Georgetown Law Center Prohibits Students From Political Speech ‘Over The Internet’
Of all places to stifle free speech, the least likely suspect would be a prestigious law school a stone’s throw or so away from the epicenter of democracy and free government. But that’s what’s been happening at Georgetown University’s Law Center since last September. According to a report from The College Fix, law students supporting Democratic presidential candidate Bernie Sanders have been prohibited from “distributing campaign materials and primary voting information.”
Earlier this month, the Foundation for Individual Rights in Education (FIRE) sent a letter to Georgetown Law Center Dean William Treanor. One section of the letter read:
“An [Office of Student Life] representative asked the students to cease their activities and remove their materials because engaging in such campaign-related activities was not permitted. After the students asked the representative to confirm that they were not allowed to engage in this activity on campus, Coordinator of Student Organizations Kenrick Roberts came out to the table and confirmed that campaign-related activities were not permitted on campus.”
The reason for the rule, according to Georgetown Law officials, is the school could lose it’s tax-exempt status if students are engaging in political activities. According to the Georgetown Law Student Organization Policy on Partisan Political Activities, students cannot even use the school’s internet to communicate political ideologies. This statement comes from the Student Organization:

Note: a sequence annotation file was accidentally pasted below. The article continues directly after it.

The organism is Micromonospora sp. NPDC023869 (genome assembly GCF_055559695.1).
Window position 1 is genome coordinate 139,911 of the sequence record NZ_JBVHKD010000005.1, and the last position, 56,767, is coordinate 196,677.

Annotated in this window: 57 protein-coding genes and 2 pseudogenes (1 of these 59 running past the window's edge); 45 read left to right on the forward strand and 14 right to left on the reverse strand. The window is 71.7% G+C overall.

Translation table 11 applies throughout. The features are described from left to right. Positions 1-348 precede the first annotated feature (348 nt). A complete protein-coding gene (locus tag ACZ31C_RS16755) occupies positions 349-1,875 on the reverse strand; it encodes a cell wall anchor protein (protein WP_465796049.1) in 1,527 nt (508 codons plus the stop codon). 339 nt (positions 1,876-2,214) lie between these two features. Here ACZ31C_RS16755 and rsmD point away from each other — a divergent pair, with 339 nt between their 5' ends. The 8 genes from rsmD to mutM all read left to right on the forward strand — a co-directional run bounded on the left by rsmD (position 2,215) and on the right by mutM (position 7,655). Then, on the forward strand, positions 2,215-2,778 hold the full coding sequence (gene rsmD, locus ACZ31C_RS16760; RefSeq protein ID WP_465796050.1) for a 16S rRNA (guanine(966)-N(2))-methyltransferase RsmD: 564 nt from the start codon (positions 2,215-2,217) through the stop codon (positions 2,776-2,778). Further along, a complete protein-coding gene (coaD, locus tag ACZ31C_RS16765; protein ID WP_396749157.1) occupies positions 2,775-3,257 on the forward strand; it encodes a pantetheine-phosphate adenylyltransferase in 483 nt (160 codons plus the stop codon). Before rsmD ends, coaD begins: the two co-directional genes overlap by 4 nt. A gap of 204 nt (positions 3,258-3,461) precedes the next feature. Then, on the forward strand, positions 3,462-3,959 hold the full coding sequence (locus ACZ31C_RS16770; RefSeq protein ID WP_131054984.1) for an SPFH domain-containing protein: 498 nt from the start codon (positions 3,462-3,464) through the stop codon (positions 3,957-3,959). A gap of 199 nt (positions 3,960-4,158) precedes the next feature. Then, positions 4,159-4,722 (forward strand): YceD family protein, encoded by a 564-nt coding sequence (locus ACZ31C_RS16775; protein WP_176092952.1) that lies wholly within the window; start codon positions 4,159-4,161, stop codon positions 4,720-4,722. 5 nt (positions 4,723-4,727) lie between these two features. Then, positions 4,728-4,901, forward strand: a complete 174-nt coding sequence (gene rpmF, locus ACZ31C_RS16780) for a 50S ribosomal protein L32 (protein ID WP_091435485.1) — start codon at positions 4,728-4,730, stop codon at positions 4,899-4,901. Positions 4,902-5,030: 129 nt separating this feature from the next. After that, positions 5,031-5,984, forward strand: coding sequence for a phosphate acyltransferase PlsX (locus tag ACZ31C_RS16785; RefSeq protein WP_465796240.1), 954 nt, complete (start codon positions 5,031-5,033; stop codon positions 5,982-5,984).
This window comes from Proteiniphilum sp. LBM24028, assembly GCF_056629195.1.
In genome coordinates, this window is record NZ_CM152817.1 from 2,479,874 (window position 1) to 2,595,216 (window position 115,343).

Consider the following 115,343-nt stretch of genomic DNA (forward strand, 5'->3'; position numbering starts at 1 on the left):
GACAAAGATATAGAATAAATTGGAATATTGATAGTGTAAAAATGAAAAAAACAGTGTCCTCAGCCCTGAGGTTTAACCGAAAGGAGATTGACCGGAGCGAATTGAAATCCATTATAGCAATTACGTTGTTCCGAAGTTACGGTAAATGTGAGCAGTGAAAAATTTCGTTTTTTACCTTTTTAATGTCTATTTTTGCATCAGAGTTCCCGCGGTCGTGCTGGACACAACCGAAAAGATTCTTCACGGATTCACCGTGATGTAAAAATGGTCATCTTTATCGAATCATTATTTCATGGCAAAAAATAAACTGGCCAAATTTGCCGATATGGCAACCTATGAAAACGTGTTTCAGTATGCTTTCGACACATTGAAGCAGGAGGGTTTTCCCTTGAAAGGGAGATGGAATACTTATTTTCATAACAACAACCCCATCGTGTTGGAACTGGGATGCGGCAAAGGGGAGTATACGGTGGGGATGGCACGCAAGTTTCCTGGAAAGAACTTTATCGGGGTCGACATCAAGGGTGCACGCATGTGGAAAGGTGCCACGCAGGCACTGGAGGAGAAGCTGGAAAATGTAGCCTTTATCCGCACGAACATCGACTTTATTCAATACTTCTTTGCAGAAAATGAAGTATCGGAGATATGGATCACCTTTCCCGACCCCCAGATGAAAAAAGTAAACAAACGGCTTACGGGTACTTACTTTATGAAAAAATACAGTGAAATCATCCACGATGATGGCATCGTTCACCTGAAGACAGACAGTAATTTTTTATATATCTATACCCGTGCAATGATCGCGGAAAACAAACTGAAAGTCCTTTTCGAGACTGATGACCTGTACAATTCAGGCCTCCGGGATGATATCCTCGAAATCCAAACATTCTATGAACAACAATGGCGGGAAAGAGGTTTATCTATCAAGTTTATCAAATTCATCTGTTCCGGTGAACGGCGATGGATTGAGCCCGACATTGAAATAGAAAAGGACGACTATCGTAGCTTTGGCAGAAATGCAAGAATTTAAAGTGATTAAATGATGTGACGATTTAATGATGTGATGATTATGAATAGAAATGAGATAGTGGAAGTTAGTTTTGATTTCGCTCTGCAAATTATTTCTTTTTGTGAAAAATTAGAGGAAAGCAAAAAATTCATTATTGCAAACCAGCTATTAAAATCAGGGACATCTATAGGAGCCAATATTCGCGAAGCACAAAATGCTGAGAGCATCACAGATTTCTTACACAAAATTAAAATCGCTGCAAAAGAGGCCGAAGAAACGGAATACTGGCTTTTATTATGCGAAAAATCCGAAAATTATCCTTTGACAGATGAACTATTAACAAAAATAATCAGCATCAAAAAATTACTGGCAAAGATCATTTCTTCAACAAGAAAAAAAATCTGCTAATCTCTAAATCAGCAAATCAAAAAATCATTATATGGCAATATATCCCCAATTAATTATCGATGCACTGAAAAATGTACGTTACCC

“[A]s it relates specifically to candidates for office, campaigning and solicitation, including transmission of campaign materials over the internet, leaflet distribution, and display of posters, is not allowed anywhere on Law Center property or using University servers or equipment.”
In FIRE’s letter, they make the correction.
“Georgetown Law fails to recognize the distinction between institutional expression and that of individual students and student organizations, which are strongly presumed to speak only for themselves and not their institutions. Provided that students and student organizations comply with relevant policies applied in a content-neutral manner to all individuals and groups, the university does not face a threat to its tax-exempt status by permitting them to engage in partisan political speech.”
A similar case happened within the University of Wisconsin system and FIRE pointed it out in their letter.
“The Court noted that when speech is ‘financed by tuition dollars,’ with ‘the University and its officials . . . responsible for its content,’ then it ‘might be evaluated on the premise that the government itself is the speaker,’ but it may not be evaluated this way when the expressive activity springs from student groups funded by a student activity fee intended for ‘the sole purpose of facilitating the free and open exchange of ideas by, and among, its students.'”
Source: The College Fix
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